One of the officials smiled and said, “Well, then you might feel at home here in Cuba.” I smiled back and said, “In some ways, yes; in some ways, no.” We all laughed. At the conclusion of our conversation, we agreed that more open relations between Cuba and the United States would be a good thing for the people of both countries.

It is a serious criminal offense in Cuba for anyone to question the Cuban revolution — which entails both Fidel Castro’s assumption of power and Cuba’s socialist economic system. Therefore, it was not surprising to me that the people in the research centers I visited were extremely cautious not to express any criticism of the Cuban system or challenge to it. Yet it soon became clear that as long as their discussion of economic issues fell within the proper parameters, there was still a wide range of perspectives they might express concerning Cuba’s economic situation.

There were research-center “hard-liners” — those who still defend socialism, and specifically Cuban socialism, with much fervor and determination. When I asked them to explain why there is so much poverty and suffering in Cuba, their answer was always the same — the U.S. embargo and the Helms-Burton Act. If it weren’t for these, they told me, Cuban socialism would be a big success.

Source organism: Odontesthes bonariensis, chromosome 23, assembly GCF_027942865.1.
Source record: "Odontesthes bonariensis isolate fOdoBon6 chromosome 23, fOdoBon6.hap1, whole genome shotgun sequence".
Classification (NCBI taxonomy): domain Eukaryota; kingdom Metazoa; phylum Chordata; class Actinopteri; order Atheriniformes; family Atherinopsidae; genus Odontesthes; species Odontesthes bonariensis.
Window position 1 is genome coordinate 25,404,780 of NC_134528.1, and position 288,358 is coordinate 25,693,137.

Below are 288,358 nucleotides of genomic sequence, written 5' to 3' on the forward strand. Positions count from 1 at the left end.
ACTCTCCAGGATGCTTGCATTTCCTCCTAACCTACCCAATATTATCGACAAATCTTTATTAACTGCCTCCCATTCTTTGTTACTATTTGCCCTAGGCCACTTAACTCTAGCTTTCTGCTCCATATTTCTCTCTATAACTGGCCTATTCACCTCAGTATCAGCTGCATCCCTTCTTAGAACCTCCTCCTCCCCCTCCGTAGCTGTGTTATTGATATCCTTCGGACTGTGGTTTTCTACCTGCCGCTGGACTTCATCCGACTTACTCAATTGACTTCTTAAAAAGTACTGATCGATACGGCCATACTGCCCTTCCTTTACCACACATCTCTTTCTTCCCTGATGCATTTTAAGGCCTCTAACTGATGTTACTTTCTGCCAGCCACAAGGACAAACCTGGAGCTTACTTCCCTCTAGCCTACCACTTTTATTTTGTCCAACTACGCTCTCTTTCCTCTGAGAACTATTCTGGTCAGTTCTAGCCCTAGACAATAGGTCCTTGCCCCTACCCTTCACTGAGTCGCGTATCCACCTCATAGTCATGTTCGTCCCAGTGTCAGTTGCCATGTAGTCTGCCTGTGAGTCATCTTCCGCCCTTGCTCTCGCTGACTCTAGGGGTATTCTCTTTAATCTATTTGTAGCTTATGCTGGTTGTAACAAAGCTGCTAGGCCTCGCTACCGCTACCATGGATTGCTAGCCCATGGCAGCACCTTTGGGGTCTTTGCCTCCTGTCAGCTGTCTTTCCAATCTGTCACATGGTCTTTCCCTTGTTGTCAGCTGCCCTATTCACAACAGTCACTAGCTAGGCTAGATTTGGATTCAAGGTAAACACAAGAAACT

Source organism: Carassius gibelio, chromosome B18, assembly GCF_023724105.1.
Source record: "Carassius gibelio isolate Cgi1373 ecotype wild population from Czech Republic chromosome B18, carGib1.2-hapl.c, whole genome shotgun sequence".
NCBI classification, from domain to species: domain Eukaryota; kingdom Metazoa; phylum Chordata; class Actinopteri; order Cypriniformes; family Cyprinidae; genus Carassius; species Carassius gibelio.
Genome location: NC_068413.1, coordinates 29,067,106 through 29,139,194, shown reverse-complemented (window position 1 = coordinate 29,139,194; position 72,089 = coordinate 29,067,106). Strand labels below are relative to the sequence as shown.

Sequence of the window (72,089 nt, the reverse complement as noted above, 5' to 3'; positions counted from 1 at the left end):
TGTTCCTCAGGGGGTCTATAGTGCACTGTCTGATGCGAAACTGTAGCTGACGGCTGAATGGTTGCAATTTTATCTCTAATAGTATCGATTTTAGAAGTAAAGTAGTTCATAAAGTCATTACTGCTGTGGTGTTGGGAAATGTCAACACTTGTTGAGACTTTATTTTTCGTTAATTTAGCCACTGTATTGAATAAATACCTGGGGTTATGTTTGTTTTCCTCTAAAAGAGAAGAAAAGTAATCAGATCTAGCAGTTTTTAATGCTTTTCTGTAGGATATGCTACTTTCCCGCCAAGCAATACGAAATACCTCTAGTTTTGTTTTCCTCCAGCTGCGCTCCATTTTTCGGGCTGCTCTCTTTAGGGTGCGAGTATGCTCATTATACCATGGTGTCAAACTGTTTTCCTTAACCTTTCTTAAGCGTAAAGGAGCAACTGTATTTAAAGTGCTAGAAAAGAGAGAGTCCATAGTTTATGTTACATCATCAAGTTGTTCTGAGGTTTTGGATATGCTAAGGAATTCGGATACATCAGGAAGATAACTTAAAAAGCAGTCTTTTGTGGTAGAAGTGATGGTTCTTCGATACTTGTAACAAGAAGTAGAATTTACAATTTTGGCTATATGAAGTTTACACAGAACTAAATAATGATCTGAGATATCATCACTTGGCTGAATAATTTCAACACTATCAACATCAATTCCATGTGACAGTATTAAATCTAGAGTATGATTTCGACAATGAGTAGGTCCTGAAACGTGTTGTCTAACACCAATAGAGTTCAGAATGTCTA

Although I always made it clear that I opposed the embargo and Helms-Burton, I couldn’t help but poke a hole in this rationalization for the failures of Cuban socialism. I said to one hard-liner, “Doesn’t that imply that socialism in Cuba depends on economic freedom in the United States? That is, if the entire world were as socialistic as Cuba, wouldn’t everyone be suffering?” He had a difficult time responding to the challenge.

There are also the “reformers” in the research centers — people who seem to understand the benefits of free markets and who seem to want more market openness, competition, and cooperation in Cuba. Many of these people make it a point to keep abreast of intellectual developments in the United States. For example, I saw economics journals on the bookshelves, books by Milton Friedman and Ludwig von Mises, and standard American Keynesian economics textbooks.

The advocates of reform have to be extremely careful to phrase their proposals so that they seem to advance the Cuban revolution, not question or challenge it. As long as the reform is phrased in the proper way, there is some latitude, albeit small, to make recommendations for reform.

For example, one research-center person explained that black-market cooperation is the way that many Cubans are surviving. (The average salary is about $7-$10 a month in Cuban pesos.) He said that people in neighborhoods are illegally entering into joint ventures in such things as home-repair businesses, room rentals, home restaurants, and the like.